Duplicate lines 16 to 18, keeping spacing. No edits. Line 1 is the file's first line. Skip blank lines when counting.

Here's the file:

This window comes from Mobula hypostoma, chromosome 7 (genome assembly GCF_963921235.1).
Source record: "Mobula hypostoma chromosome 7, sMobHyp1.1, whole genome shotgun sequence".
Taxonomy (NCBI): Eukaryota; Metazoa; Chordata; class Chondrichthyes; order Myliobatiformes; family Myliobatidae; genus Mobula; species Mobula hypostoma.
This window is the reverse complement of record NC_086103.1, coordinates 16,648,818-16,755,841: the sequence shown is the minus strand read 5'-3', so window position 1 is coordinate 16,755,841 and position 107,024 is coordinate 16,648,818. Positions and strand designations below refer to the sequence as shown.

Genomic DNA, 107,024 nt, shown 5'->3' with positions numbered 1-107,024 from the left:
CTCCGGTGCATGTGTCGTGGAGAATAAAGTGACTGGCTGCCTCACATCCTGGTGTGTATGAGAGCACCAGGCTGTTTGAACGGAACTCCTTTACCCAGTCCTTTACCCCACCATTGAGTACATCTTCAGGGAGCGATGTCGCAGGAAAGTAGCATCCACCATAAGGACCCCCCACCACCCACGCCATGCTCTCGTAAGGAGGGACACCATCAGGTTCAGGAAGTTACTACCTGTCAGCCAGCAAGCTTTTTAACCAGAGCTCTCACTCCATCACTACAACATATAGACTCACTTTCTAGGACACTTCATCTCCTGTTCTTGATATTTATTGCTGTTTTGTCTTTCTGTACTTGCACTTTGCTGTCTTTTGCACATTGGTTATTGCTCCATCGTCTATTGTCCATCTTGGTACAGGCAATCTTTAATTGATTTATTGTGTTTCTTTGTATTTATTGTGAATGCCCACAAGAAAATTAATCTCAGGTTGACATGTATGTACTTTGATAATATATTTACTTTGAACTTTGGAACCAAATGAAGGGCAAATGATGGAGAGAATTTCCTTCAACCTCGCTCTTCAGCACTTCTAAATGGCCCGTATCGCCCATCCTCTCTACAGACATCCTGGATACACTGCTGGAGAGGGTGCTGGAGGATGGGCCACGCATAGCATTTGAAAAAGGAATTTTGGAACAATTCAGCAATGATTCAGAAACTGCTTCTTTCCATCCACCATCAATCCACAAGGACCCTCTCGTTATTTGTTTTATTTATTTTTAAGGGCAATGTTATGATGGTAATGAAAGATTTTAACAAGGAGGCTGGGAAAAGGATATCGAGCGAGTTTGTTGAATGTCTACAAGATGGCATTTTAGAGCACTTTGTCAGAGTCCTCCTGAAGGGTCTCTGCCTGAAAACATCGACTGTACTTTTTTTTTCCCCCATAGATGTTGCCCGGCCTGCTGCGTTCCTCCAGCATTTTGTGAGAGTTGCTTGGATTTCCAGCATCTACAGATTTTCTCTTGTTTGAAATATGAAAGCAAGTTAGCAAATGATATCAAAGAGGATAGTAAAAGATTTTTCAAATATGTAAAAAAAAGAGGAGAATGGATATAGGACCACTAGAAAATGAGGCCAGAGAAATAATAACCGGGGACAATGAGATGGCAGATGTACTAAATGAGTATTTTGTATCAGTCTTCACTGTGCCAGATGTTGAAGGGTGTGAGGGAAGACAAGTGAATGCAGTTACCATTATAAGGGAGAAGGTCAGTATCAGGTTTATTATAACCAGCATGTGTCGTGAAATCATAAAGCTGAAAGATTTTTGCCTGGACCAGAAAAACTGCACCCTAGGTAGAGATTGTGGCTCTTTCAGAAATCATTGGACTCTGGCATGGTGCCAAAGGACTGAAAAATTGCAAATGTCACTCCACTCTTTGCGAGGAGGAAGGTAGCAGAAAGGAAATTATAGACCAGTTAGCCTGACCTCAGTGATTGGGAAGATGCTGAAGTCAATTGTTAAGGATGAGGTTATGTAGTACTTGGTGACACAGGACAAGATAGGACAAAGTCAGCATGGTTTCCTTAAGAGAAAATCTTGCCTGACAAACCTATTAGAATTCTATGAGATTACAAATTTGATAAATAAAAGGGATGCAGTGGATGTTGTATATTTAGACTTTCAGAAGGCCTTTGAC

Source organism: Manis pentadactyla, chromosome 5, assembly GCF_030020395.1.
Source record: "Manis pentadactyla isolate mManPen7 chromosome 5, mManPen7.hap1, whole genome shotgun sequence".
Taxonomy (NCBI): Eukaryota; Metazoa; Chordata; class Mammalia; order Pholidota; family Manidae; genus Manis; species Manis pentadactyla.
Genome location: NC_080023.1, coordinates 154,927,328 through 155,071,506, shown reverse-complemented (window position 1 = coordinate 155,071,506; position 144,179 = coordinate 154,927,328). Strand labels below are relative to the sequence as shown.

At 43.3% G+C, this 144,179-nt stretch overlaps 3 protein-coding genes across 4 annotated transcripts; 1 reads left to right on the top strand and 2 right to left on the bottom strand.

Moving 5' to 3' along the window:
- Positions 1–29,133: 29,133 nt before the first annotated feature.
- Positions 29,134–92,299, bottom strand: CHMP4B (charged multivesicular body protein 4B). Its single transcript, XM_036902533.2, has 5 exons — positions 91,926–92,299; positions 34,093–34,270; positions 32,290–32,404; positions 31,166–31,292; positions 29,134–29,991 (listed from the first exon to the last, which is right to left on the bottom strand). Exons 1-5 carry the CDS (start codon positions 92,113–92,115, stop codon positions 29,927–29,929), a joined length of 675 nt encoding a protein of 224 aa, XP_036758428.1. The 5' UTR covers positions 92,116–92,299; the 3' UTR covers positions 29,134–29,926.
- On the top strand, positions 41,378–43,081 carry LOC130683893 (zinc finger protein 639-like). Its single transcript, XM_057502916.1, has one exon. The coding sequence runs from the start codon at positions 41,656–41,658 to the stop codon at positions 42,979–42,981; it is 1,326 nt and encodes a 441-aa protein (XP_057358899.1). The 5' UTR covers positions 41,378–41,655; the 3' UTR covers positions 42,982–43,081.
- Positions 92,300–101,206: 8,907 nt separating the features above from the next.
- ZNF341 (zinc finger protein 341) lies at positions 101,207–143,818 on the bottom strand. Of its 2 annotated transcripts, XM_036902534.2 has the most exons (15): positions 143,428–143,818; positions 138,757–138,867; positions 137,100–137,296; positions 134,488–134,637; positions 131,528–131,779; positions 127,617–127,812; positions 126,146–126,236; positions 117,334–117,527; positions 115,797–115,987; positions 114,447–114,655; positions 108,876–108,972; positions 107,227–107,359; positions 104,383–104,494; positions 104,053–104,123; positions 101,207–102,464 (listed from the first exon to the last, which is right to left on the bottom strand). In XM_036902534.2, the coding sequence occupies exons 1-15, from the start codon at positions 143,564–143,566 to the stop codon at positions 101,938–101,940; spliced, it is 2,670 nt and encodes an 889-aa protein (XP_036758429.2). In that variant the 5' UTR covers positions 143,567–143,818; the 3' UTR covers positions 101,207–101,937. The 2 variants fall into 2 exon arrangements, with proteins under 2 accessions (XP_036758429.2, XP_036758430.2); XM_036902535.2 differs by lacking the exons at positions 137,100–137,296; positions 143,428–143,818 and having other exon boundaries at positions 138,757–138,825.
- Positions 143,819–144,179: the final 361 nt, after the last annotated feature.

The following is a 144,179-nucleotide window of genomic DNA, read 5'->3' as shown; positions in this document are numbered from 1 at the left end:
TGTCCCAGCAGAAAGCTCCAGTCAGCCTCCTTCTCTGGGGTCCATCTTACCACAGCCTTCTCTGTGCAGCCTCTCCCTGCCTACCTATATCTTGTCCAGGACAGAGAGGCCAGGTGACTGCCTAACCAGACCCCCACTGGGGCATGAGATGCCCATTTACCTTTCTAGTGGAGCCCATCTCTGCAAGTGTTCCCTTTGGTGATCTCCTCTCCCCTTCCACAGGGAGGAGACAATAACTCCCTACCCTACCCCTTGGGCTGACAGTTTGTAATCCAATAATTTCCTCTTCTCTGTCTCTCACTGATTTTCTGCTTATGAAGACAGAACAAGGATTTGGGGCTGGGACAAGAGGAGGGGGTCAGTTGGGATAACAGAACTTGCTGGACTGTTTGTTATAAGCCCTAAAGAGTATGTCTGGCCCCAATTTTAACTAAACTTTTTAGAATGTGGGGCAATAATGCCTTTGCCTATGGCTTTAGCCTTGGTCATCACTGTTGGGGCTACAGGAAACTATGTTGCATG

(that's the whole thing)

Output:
- Positions 92,300–101,206: 8,907 nt separating the features above from the next.
- ZNF341 (zinc finger protein 341) lies at positions 101,207–143,818 on the bottom strand. Of its 2 annotated transcripts, XM_036902534.2 has the most exons (15): positions 143,428–143,818; positions 138,757–138,867; positions 137,100–137,296; positions 134,488–134,637; positions 131,528–131,779; positions 127,617–127,812; positions 126,146–126,236; positions 117,334–117,527; positions 115,797–115,987; positions 114,447–114,655; positions 108,876–108,972; positions 107,227–107,359; positions 104,383–104,494; positions 104,053–104,123; positions 101,207–102,464 (listed from the first exon to the last, which is right to left on the bottom strand). In XM_036902534.2, the coding sequence occupies exons 1-15, from the start codon at positions 143,564–143,566 to the stop codon at positions 101,938–101,940; spliced, it is 2,670 nt and encodes an 889-aa protein (XP_036758429.2). In that variant the 5' UTR covers positions 143,567–143,818; the 3' UTR covers positions 101,207–101,937. The 2 variants fall into 2 exon arrangements, with proteins under 2 accessions (XP_036758429.2, XP_036758430.2); XM_036902535.2 differs by lacking the exons at positions 137,100–137,296; positions 143,428–143,818 and having other exon boundaries at positions 138,757–138,825.
- Positions 143,819–144,179: the final 361 nt, after the last annotated feature.